Yes, absolutely. Criminal trials are high-stakes for defendants and federal prosecutors; and, as trial dates near, it is not uncommon for both sides to find it in their best interests to negotiate a resolution. As we prepare our clients’ cases for trial, we continually evaluate and re-evaluate settlement opportunities, and our attorneys use their litigation records as leverage to convince prosecutors that their only viable option is to settle.
Defendants and prosecutors can reach plea deals during trial as well. However, once the government presents its case, it is also possible to file motion for judgment of acquittal; and, if this motion is successful, the defendant is entitled to walk free without presenting his or her defense in court. As a result, deciding to accept a plea is something that needs to be done cautiously and with a clear understanding of the realistic potential outcomes of your case, and this requires the advice and counsel of a highly-experienced federal defense attorney.
Q: If federal prosecutors will not accept a plea, does this mean the government has a strong case?
Not necessarily. It means the prosecutors think they have a strong case. While this may or may not be true, if your attorney believes it is worth taking your case to trial, this means that you have a strong case as well.
There are numerous ways to fight criminal charges in federal court. From challenging the government’s investigatory practices to questioning the prosecution’s evidence, and from discrediting the government’s witnesses to asserting affirmative defenses, our attorneys will make use of all available defense strategies to protect you at trial.
Q: What if prosecutors are trying to use evidence that was obtained illegally?
If the prosecution is trying to use evidence that they or federal agents obtained illegally or in violation of your Constitutional rights, your attorney can file a motion to have this evidence suppressed from your trial. For example, if federal agents improperly searched your home or business without a valid search warrant, not only should any evidence from the search be deemed inadmissible, but any evidence obtained as a result of information uncovered during the search should be inadmissible as well (as “fruit of the poisonous tree”).
However, proving that federal agents or prosecutors obtained evidence illegally is not easy, and it also is not always clear what evidence constitutes fruit of the poisonous tree. Once again, this is where having an experienced and trial-tested criminal defense lawyer comes into play.
Q: What do I need to while awaiting trial on federal criminal charges?
If you have been indicted on federal criminal charges, everything you say and do from now until the conclusion of your trial matters. You need to be careful to protect yourself, and this includes avoiding costly mistakes that criminal defendants make far too often. Some of the key steps for improving your chances of acquittal include:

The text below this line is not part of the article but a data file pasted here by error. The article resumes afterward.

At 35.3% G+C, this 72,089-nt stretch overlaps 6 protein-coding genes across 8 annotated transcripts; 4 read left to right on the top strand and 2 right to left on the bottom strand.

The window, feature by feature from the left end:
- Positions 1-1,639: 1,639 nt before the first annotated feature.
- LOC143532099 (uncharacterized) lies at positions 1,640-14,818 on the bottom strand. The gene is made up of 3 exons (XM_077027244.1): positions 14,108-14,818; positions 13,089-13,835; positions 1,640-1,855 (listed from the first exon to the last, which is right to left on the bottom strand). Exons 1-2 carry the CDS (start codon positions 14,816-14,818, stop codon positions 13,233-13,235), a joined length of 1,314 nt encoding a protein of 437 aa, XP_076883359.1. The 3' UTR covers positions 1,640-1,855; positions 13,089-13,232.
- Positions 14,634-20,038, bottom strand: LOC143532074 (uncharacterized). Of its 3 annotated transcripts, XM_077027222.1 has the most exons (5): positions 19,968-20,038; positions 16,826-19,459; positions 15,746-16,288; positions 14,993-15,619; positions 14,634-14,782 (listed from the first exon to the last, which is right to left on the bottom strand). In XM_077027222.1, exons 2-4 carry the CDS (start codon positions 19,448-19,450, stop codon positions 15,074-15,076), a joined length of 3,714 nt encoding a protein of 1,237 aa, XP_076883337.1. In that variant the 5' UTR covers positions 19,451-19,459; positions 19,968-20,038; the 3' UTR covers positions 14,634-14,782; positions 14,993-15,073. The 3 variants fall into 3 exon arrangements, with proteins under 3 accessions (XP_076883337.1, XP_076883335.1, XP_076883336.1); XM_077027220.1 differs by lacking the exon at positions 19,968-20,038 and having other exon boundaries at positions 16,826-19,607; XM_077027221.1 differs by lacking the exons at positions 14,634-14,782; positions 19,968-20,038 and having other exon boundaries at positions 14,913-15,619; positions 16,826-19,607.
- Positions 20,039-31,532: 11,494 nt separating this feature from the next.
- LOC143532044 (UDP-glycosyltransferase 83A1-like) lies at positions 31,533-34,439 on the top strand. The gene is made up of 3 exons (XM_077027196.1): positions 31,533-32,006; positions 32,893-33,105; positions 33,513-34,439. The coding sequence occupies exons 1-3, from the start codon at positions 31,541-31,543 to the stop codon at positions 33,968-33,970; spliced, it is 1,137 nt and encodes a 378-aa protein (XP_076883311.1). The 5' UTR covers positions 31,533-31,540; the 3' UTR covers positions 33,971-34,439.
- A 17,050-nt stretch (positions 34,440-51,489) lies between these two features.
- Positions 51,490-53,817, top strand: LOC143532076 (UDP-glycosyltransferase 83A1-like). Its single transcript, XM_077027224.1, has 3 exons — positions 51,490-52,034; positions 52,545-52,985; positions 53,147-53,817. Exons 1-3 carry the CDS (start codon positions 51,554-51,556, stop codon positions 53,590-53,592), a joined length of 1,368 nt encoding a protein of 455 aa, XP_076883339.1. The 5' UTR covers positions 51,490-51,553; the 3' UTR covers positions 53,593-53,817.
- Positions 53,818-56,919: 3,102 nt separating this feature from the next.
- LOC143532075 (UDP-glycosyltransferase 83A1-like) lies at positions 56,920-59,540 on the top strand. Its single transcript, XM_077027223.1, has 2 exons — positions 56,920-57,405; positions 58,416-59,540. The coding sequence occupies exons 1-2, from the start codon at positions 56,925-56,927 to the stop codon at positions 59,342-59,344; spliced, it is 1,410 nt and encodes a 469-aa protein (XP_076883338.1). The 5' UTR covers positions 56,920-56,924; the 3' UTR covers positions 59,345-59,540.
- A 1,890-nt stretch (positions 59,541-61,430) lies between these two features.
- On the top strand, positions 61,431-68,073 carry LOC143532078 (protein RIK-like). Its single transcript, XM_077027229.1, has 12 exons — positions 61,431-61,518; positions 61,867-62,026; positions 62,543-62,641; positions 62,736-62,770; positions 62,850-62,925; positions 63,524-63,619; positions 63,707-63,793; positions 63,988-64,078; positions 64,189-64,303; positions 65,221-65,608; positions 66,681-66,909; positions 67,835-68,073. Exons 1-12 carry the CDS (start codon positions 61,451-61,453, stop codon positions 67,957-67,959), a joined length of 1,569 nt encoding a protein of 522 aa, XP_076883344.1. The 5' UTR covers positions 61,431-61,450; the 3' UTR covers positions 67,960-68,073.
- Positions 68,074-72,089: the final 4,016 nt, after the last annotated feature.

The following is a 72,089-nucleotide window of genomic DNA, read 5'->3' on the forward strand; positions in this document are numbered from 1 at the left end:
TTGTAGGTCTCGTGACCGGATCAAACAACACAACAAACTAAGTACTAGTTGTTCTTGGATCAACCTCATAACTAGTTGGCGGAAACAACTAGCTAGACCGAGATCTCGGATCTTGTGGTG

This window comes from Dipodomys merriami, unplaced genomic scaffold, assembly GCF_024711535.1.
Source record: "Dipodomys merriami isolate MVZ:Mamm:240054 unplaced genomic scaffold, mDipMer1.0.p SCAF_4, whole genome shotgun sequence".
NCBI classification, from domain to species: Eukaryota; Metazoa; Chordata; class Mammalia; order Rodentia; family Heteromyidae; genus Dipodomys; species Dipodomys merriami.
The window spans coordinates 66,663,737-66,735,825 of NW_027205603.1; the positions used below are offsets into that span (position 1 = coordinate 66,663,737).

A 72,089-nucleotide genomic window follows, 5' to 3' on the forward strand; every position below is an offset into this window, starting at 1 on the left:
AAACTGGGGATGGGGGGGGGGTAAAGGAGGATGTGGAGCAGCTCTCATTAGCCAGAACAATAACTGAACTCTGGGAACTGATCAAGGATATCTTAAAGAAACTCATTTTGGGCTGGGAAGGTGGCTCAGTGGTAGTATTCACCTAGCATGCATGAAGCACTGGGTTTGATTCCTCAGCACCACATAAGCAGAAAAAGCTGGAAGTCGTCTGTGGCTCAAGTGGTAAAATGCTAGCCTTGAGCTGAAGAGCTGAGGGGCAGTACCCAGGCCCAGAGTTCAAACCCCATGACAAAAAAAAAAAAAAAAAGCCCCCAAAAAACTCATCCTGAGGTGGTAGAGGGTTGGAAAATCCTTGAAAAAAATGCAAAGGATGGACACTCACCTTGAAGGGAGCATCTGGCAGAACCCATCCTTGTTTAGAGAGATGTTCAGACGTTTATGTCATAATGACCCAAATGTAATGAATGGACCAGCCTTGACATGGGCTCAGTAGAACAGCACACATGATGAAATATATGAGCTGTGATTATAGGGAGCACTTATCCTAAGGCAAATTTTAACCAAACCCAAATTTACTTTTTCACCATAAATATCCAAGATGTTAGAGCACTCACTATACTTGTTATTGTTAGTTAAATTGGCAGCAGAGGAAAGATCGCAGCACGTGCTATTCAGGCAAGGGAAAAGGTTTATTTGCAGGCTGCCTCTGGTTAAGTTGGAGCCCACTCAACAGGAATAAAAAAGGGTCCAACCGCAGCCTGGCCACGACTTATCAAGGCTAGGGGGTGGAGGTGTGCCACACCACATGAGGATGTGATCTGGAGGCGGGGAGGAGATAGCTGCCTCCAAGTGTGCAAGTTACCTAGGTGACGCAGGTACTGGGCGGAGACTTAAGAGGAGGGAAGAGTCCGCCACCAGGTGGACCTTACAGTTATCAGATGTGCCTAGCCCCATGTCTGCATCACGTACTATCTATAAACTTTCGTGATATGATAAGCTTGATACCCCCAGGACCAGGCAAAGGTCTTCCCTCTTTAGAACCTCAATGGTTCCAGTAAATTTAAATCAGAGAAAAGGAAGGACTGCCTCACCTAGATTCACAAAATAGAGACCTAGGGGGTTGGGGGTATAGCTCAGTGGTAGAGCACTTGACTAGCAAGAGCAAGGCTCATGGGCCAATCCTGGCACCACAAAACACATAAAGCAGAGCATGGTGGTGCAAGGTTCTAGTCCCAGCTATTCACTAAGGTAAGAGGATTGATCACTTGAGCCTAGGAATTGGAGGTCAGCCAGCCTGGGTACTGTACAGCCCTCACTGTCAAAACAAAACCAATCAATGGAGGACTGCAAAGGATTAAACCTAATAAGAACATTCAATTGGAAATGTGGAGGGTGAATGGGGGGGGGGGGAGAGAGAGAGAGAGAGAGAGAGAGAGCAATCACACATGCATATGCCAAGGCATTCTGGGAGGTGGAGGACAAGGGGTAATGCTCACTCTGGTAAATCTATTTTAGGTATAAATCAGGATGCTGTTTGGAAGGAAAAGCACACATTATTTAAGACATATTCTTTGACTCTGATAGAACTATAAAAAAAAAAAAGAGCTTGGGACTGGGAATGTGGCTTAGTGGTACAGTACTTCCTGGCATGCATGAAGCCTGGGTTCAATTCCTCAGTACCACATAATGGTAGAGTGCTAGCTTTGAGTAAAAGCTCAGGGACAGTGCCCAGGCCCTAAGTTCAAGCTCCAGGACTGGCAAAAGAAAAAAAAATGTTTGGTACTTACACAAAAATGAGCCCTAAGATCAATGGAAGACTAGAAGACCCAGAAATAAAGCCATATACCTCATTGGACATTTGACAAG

- Seek legal representation immediately. Your attorney will need to get to work on your case as soon as possible.
- Avoid unlawful activity. If you are facing charges as a result of something to do with your business or professional practice, ensure that you have appropriate compliance controls in place.
- Avoid discussing your case with anyone but your attorney. This includes family, co-workers, colleagues, friends, and federal agents.
- Learn more about your case. Our federal criminal defense blog provides a wealth of information about federal criminal law, procedure, and defense strategies.
- Focus on your defense. While it is important to try to maintain your normal life as much as possible, you also need to stay focused on your defense. Contact your criminal defense trial attorney whenever you have questions or information, and always respond to your attorney’s questions as soon as possible.
About Oberheiden, P.C., Federal Criminal Defense Trial Lawyers
Oberheiden, P.C. is a federal criminal defense law firm with a national presence. Our attorneys have been practicing federal criminal defense for decades. A Harvard-trained negotiator and graduate of top law schools in the U.S. and Germany, our firm’s founder Dr. Nick Oberheiden has earned a significant record of pre-trial and trial results. Oberheiden, P.C. is one of only a select number of law firms to focus exclusively on federal defense, and our federal defense lawyers have secured favorable results for clients in 21 states and counting.
Get to know the criminal defense trial lawyers at Oberheiden, P.C.
Arrested? Indicted? Schedule a Free Consultation Now
If you are facing federal criminal charges, you do not have time to waste. To get to work on your defense strategy, call Oberheiden, P.C. at (214) 469-9009 or request a free initial consultation online now with a proven and winning criminal defense trial lawyers.